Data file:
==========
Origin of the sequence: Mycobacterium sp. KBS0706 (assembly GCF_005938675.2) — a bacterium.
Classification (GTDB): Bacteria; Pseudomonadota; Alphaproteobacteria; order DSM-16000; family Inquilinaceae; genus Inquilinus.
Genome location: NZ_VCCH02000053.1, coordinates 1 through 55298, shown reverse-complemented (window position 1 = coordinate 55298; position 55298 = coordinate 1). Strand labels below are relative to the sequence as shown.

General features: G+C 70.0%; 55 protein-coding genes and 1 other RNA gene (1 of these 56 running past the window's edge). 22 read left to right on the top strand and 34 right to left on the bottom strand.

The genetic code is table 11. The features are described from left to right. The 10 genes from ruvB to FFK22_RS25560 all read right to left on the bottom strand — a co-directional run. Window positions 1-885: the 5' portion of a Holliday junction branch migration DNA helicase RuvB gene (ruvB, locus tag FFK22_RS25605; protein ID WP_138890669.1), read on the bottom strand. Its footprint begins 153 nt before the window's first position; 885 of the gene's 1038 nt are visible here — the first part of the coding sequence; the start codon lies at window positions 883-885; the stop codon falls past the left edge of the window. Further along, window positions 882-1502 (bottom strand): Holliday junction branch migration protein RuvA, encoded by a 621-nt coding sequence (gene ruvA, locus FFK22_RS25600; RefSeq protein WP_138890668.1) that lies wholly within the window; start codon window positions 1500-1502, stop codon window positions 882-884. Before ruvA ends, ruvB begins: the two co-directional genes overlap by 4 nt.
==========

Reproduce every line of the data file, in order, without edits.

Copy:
Origin of the sequence: Mycobacterium sp. KBS0706 (assembly GCF_005938675.2) — a bacterium.
Classification (GTDB): Bacteria; Pseudomonadota; Alphaproteobacteria; order DSM-16000; family Inquilinaceae; genus Inquilinus.
Genome location: NZ_VCCH02000053.1, coordinates 1 through 55298, shown reverse-complemented (window position 1 = coordinate 55298; position 55298 = coordinate 1). Strand labels below are relative to the sequence as shown.

General features: G+C 70.0%; 55 protein-coding genes and 1 other RNA gene (1 of these 56 running past the window's edge). 22 read left to right on the top strand and 34 right to left on the bottom strand.

The genetic code is table 11. The features are described from left to right. The 10 genes from ruvB to FFK22_RS25560 all read right to left on the bottom strand — a co-directional run. Window positions 1-885: the 5' portion of a Holliday junction branch migration DNA helicase RuvB gene (ruvB, locus tag FFK22_RS25605; protein ID WP_138890669.1), read on the bottom strand. Its footprint begins 153 nt before the window's first position; 885 of the gene's 1038 nt are visible here — the first part of the coding sequence; the start codon lies at window positions 883-885; the stop codon falls past the left edge of the window. Further along, window positions 882-1502 (bottom strand): Holliday junction branch migration protein RuvA, encoded by a 621-nt coding sequence (gene ruvA, locus FFK22_RS25600; RefSeq protein WP_138890668.1) that lies wholly within the window; start codon window positions 1500-1502, stop codon window positions 882-884. Before ruvA ends, ruvB begins: the two co-directional genes overlap by 4 nt.